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Everybody has heard the term Center of Gravity or COG. It's a fairly basic, yet complex concept. A formal definition is: "the point within something at which gravity can be considered to act; in uniform gravity it is equal to the center of mass"

So why are we talking about COG or Center of Mass? It is a critical element in riding a motorcycle, particularly an off-road motorcycle. The lower we can get this COG the more stable the bike will be, or at least to a degree. There are a lot of intricacies involved, but we'll stick to the basics.

You hear experienced off-road riders talking about "standing up" or "getting on the pegs". When you watch many of them ride, you'll see them standing through the stuff that you would normally want to paddle your way through. Why is this?

By standing on the pegs, you are effectively moving your COG (or you and the bike combined) lower. When your sitting on the seat, your mass is located high on the bike. When you stand, although your body's COG is higher, your weight is now centered on the pegs, lowering your combined COG.

There are a few other items that create this added stability that standing on the pegs does. Motorcycle designers place footpegs very strategically. They're really not just tacked on where it "looks good". This is a central location on the bike from the front to back. As the wheels contact bumps and humps, the suspension moves up and down, but so does the remainder of the bike. I could get into why, but won't. So we know and accept this motion of the bike. The pegs are generally located at the virtual pivot point, front to rear and up and down on the bike.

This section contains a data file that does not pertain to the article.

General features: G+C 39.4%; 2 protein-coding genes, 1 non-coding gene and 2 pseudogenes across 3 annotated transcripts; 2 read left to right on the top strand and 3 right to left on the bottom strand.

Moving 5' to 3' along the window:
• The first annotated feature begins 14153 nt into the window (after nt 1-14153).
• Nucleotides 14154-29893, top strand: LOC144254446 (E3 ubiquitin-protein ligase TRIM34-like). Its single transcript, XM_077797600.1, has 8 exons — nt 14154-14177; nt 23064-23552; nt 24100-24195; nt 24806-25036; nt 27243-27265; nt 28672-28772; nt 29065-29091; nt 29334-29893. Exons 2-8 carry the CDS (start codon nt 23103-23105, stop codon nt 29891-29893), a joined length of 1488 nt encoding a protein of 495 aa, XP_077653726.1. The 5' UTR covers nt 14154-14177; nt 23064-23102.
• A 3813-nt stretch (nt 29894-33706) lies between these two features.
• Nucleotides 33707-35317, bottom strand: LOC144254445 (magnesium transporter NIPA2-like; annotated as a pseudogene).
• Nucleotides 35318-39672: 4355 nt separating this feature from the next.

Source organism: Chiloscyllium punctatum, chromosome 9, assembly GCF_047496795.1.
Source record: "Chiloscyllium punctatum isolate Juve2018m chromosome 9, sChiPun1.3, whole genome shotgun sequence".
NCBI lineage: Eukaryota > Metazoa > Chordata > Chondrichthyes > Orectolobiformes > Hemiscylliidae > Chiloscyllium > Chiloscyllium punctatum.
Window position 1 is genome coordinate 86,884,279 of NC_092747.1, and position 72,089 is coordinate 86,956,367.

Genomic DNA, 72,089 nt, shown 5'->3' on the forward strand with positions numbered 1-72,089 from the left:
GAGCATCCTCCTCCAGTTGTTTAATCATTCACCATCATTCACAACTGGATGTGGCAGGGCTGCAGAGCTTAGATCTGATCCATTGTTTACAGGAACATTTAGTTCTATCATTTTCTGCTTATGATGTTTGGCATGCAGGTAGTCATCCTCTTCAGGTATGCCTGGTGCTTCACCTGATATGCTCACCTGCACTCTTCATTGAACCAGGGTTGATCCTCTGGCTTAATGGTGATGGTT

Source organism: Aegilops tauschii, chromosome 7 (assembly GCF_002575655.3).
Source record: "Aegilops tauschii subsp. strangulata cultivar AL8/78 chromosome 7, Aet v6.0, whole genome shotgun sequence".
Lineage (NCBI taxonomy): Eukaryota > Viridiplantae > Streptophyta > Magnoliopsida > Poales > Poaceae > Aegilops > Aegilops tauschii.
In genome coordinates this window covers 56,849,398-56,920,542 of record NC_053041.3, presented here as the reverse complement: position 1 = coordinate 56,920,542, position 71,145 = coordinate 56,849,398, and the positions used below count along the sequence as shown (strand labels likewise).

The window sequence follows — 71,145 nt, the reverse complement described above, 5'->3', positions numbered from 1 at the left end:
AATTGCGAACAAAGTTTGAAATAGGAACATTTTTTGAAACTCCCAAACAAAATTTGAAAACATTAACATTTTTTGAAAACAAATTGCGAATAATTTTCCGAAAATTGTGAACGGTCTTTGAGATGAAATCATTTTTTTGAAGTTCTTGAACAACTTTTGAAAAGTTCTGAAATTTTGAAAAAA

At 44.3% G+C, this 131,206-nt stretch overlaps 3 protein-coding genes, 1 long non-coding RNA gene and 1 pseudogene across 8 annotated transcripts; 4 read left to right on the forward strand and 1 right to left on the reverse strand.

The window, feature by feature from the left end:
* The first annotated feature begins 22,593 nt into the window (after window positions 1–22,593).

Now, sitting on the seat you're perched up well above the wheels and this pivot location. When you hit large bumps, you are pitched as if on the seat of a teeter totter. Standing on the pegs is like standing at the fulcrum or pivot point of that same teeter totter. You body doesn't get pitched, which means your balance isn't effected nearly as much, which again adds stability. Getting the picture?

When standing, your weight should always be focused on the pegs, with little or no weight on the bars. You want to strive for this position at all times when standing as it will give you the maximum stability possible. Bend at the waist and the knees to achieve and maintain this balance on the pegs. When riding in rough technical conditions, allow the bike to move freely under you and between your knees, both fore and aft, but also side to side.

As an added bonus, you get an extra 12"+ of free suspension, all with the ultimate "variable rate" damping.

Steering should also be done by weighting the pegs to lean the bike. This will also help to firm up the feeling of the front end, greatly minimizing the "washout" sensation that every off road rider is familiar with.

Gripping the bike with your knees when standing will help you hold on to the bike without pulling so hard with your arms and shoulders. This also helps with the dreaded arm pump, as you can relax your grip on the bars some, as you're holding more with your legs.

The common misconception is that you can't put a foot down if you slide out while standing. While this is somewhat true at higher speeds, during slow technical sections, this does not apply. You simply step off the peg to the ground.

You need to practice standing to get confident and comfortable with it. Once you realize that you can still put a foot down if needed, you'll experience the advantages and see no reason to sit.

You only need to sit when accelerating HARD. As a well respected MX instructor once said, "if your butts on the seat, the throttle had better be pinned!"…all other times you should be standing.

Feet up and butt off the seat!

© 2003-2011, Nova Scotia Dual Sport,





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